Asia’s Single’s Day festival and the United State’s Black Friday sales have come and gone. But the retail frenzy isn’t over.
A cursory look at what the major retailers are offering for Cyber Monday, or the Monday after Thanksgiving which marketers have cooked up as a day for online shopping, reveals a flood of gadgets riding the crest of the popularity of consumer electronic devices.
Mozilla, however, cautions that these smart connected things might pose some online risks to consumers.
“Teddy bears that connect to the internet. Smart speakers that listen to commands. Great gifts—unless they spy on you. We created this guide to help you buy safe, secure products this holiday season,” Mozilla said in its website.
Now on its second edition, Mozilla’s gadget guide provides a framework for understanding the risk factors to consider before buying a connected device.
Creepy or not?
Mozilla’s guide has three basic questions to assess a device’s ability to spy on its users: Does it have a camera? How about a microphone? Is it tracking your location?
Cameras, microphones, and location tracking capability are either embedded in the device or in the accompanying app used to control the device or both.
Mozilla also asks users as well to evaluate a product based on whether it uses product encryption, share information with third parties, allows a user or parental controls, provide security update and delete data its stores about the user.
The guide wants users to dig deeper and take time to learn how a company manages security vulnerabilities, and what it would do if something goes wrong with the device.
‘Privacy not Included’
The Mozilla guide, aptly called ‘Privacy Not Included,’ reviews about 86 connected devices that most consumers may want to purchase this Christmas under six categories — Toys and Games (18), Smart Home (20), Entertainment (14), Wearable (14), Health & Exercise (11), and Pets (9).
Of this number, less than half (38 percent) or just 33 devices have been given the seal of approval as they were deemed to have met Mozilla’s minimum security requirements.
These gadgets include the popular gaming devices Nintendo Switch, PS4, Xbox One, and fashionable wearables Samsung Gear Sport, the Fitbit 3 Tracker, the Garmin Vivo Sport, and Apple Watch.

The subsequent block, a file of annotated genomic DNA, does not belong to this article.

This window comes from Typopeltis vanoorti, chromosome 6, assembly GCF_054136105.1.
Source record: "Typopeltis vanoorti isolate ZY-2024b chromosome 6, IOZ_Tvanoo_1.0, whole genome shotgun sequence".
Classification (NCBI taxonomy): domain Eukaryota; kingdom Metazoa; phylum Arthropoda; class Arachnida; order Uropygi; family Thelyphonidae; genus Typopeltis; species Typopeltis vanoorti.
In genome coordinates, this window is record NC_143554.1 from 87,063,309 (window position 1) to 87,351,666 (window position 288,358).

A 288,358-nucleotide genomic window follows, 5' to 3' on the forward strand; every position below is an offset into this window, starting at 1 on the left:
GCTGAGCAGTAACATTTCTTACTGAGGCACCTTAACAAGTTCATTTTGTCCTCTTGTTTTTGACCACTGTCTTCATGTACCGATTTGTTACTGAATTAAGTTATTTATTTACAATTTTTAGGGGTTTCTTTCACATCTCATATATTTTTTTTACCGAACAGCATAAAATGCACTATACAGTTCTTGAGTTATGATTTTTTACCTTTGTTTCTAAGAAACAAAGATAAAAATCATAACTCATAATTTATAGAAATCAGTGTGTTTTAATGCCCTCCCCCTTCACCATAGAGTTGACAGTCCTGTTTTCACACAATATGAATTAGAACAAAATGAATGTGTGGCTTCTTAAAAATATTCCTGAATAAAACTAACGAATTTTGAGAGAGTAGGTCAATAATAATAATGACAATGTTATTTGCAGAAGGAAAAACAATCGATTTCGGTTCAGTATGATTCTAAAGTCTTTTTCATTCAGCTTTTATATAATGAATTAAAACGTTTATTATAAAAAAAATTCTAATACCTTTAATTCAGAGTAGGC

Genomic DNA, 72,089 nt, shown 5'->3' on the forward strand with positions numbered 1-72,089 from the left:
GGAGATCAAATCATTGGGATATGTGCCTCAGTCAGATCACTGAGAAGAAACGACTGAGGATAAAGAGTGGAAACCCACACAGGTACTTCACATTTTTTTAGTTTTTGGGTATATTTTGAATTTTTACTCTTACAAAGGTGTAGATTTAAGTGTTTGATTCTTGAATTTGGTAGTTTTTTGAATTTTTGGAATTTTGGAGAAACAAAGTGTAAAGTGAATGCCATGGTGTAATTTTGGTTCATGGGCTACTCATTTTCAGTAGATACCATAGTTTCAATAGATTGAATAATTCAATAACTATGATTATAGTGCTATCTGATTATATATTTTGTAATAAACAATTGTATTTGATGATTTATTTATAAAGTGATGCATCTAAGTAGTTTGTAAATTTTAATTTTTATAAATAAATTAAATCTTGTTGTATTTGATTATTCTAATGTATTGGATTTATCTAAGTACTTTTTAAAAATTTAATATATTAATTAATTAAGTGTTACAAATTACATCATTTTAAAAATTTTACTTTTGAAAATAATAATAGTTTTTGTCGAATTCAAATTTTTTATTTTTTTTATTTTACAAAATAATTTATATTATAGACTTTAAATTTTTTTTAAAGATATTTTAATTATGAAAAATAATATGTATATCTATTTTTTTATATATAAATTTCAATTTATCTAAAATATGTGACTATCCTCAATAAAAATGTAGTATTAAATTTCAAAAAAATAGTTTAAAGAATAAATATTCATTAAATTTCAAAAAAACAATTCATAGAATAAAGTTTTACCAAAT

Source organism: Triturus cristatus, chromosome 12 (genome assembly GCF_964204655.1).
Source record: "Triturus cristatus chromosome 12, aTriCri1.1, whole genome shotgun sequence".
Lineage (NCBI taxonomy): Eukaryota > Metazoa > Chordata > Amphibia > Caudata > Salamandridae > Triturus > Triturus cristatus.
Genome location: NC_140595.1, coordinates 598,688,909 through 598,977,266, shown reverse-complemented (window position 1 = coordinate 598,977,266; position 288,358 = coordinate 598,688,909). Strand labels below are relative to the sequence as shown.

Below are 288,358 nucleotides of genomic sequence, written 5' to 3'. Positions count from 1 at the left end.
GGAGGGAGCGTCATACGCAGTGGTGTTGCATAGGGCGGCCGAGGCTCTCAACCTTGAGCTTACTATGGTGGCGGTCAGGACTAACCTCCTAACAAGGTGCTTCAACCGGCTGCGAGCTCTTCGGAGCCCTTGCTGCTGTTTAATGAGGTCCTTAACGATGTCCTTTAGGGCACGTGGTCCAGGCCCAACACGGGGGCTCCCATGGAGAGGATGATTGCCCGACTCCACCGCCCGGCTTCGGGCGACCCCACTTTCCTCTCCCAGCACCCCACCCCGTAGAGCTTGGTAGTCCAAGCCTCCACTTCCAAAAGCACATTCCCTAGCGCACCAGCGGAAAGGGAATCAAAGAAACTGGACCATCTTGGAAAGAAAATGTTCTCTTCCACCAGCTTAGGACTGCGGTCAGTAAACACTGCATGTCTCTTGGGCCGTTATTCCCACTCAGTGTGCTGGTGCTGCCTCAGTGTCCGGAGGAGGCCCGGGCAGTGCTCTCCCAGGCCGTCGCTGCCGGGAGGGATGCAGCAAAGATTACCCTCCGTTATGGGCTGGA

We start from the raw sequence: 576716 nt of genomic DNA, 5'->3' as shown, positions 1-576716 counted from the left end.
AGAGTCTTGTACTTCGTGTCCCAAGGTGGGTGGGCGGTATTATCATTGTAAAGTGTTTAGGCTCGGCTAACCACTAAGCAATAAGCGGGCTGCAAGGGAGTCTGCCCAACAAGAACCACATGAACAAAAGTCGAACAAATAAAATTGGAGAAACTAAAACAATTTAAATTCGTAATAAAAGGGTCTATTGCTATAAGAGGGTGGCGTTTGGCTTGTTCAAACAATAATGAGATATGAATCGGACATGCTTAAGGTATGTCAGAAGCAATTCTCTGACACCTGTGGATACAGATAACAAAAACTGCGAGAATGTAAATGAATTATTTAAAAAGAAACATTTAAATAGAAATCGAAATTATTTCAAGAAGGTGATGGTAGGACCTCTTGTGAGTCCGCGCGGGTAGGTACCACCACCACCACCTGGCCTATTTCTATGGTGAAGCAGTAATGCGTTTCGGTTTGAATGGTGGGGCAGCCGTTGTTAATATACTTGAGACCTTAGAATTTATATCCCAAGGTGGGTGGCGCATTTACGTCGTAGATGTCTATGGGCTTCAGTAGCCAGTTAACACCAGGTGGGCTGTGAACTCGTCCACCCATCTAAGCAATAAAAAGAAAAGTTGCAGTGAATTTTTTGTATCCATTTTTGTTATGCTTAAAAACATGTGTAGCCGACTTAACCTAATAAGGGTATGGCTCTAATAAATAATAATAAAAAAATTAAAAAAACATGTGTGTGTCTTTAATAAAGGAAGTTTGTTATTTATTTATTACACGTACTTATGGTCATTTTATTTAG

Many Amazon gadgets also received Mozilla's seal, including the Amazon Fire TV, Amazon Fire HD Kids Edition, Amazon Fire HD Tablet, and the Amazon Echo & Dot, and even the Amazon Cloud Cam Security Camera.
Interestingly, many of the connected toys and baby monitors didn’t get Mozilla's nod, but most home products that receive voice commands were deemed safe.
Consumer opinion, however, may diverge. The Mozilla guide features a Creep-O-Meter for the public to share their opinion on whether they judge the devices as creepy, a little creepy, somewhat creepy, very creepy or super creepy.
Security awareness needed
A Trend Micro poll recently revealed that only 14 percent of organizations globally have complete awareness of the threat of the Internet of Things (IoT). How much more consumers?
In Asia-Pacific, consumers are conflicted about the promise of the IoT as shown in the findings of an Internet Society study that shows nine in 10 do not trust IoT manufacturers and service providers to secure their device.
Earlier this year, security firms Kaspersky Lab and Sophos have sounded out the growing and continued threat of mobile and IoT malware.
In this undated blog post, Kaspersky Lab has offered an insight into why and how connected mobile devices pose a security threat to users.
Ultimately, the consumers decide. But let it not be said that they haven't been warned.